Good Hair? Bad Hair? Is It Just Hair?

I took my free time this week to binge watch a series of my favorite Spike Lee movies. School Daze is a classical film that tackles social issues within the black community. The movie displayed the black women’s internal issues surrounding appearance. Its visuals were full of passion and emotional controversy. You had one side with light skinned women with silk pressed hair or loose curl patterns. Another side had women with a darker complexion flaunting their natural more kinky hair. These two groups insulted each other with the titles “wannabes” and “jiggaboos.” We advocated for the big chop in 2016, and still praised our forever First Lady (silk presses and all). So why is the conversation still stirring with controversy?

Are There Mean Girls in the Natural Hair Movement?

    I would not refer to anyone in the natural hair movement as mean girls. Maybe just uneducated on the situation that this movement was originally tackling. Let me be clear; everyone has a state when their hair is natural. The curly girls in this community can range from 2A to 4C with many different variations of porosity and density. 
    When I did the big chop sophomore year I was so excited to see what my natural curl pattern was. You could say I was a 3c-4a type with low porosity. Of course it took me ages to find someone with a similar curl type since mine was a bit complex. However, just looking up tutorials on YouTube I was surprised that there was barely any variety. Nothing was wrong with the quality of the videos that came up first, but they all just looked the same. The same mixed raced girl with type 3 curls that “everyone wanted.” I’m sure it was no hassle to to just add 4a at the end of the search, yet it made me wonder a bit. Was there an ideal way to be natural? The young girls with the same appearance were the first to get sponsorships from brands. Not until we came up with our own natural hair brands that know that type 4 curls needed a bit more equity in this equal movement. Diversity is a multi-layered topic that does not end with racial, sexual, or religious backgrounds. Within our own groups may we acknowledge and promote our beautiful communities.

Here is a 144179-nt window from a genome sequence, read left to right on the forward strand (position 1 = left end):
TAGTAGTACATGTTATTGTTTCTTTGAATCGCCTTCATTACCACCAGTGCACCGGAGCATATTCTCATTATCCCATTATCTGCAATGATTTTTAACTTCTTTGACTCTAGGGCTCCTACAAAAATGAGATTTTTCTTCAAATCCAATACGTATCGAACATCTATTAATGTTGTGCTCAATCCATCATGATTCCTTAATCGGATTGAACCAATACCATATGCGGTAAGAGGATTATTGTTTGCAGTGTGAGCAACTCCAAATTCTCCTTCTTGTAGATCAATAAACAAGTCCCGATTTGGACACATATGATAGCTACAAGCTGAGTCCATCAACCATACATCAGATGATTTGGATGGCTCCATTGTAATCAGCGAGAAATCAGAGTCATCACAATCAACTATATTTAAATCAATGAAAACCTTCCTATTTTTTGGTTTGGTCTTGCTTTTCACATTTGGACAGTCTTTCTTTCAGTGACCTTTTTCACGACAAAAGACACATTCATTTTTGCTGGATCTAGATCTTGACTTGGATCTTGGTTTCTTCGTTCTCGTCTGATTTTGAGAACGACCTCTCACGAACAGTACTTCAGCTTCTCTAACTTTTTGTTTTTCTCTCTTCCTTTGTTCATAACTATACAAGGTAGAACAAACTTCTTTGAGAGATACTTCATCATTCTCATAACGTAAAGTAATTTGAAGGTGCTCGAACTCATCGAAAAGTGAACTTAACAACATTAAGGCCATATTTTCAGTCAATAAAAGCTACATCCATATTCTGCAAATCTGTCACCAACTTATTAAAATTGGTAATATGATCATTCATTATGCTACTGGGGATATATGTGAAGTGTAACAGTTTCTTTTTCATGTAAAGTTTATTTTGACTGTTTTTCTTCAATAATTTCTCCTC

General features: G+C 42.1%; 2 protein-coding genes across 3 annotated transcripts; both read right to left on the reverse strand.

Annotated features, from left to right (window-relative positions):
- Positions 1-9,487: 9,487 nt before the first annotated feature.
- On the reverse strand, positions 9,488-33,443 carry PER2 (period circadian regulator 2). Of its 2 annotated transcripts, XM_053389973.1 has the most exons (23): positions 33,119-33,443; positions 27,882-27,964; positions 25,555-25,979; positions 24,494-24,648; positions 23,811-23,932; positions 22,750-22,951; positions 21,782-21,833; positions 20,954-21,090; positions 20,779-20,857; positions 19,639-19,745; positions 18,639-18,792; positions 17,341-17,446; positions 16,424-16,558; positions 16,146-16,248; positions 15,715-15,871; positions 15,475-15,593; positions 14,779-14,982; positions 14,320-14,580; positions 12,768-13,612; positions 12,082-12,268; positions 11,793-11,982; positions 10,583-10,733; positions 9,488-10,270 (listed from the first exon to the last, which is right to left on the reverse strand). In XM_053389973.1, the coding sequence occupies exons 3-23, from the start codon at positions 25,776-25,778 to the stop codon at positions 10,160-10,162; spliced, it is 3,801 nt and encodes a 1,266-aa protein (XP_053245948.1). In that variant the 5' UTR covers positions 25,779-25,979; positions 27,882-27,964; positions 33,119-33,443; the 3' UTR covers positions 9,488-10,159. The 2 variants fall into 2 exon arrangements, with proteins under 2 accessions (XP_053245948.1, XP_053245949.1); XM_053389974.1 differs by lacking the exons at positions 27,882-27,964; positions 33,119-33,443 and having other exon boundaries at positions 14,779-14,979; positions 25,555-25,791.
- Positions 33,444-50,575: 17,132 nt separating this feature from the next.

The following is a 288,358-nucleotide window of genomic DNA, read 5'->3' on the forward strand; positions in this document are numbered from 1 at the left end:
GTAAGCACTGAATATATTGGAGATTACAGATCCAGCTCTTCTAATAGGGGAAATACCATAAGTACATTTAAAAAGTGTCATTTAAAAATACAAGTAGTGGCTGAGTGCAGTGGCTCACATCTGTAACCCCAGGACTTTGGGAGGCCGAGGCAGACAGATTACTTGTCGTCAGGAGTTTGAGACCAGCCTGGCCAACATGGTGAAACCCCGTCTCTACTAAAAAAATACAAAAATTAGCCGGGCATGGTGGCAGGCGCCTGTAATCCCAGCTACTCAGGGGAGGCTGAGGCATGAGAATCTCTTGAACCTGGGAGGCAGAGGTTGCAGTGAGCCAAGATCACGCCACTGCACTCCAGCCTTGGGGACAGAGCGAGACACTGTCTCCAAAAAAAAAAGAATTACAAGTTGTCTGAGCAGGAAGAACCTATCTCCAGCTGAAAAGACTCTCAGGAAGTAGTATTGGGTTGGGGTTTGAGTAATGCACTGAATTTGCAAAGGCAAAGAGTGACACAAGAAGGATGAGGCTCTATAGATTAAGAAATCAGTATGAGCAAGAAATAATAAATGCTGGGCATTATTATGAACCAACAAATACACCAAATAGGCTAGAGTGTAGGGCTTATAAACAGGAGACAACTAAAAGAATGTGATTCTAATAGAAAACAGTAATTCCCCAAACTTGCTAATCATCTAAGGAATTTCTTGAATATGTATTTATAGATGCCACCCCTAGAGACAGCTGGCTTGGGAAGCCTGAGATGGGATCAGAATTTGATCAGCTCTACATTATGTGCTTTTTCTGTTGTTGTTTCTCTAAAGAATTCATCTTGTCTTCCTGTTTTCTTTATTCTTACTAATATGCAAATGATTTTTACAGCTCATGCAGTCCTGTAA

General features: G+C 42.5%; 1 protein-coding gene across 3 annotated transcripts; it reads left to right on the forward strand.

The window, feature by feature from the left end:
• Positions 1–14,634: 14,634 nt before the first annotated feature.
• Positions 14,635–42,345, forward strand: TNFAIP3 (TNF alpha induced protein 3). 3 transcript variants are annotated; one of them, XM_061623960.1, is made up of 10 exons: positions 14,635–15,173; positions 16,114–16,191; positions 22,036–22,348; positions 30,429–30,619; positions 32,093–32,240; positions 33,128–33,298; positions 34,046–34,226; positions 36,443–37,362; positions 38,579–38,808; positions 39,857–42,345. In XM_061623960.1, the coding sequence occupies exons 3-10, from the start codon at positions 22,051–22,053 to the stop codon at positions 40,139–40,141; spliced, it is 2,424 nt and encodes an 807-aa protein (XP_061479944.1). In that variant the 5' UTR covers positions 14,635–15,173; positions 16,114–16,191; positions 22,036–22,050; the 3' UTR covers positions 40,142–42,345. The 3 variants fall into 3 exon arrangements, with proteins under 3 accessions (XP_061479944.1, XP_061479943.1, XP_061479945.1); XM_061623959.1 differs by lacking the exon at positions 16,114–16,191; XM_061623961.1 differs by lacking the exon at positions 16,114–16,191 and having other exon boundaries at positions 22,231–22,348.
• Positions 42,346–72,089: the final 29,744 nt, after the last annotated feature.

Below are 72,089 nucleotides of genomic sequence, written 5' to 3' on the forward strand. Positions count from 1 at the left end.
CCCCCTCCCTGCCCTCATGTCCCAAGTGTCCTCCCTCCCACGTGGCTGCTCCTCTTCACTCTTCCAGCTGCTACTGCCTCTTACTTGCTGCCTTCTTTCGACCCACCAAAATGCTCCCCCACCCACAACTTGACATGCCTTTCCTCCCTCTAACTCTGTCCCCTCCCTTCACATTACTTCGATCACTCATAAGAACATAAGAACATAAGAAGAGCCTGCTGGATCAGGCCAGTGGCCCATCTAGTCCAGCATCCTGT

Is It Just Hair? 

    Our hair defies gravity, shrinks, and can be worn in so many different styles. As a community we try not to let the movement consume our identity. We are more than our hair, skin, and ebonics. It feels as if other groups may refer to us as self absorbed with our features, but these parts of us express so much more than our culture’s physical appearance. 
    There is still the ongoing issue of cultural appropriation. People still are not educated on what it is, and its comparison to cultural appreciation. Anyone can pull off the hairstyles we set on trend. Just make sure you refrain from calling them out of their original name or taking credit. May I also remind everyone that pressing our hair, wearing lace fronts, and sewing in tracks is not trying to be Eurocentric. Especially when everyone feels the need to use a flat iron to get that sleek look. Black children around the world in areas in or outside of the U.S can be born with straight hair or non kinky hair without being multicultural.
Today’s post was inspired by the Just JKing “No Crown Necessary” T-Shirt. Make sure to cop one, and remember that as black women we can wear our crown as we please. That goes for natural, pressed, braided, or with tracks and wigs. Our crown is our choice! 


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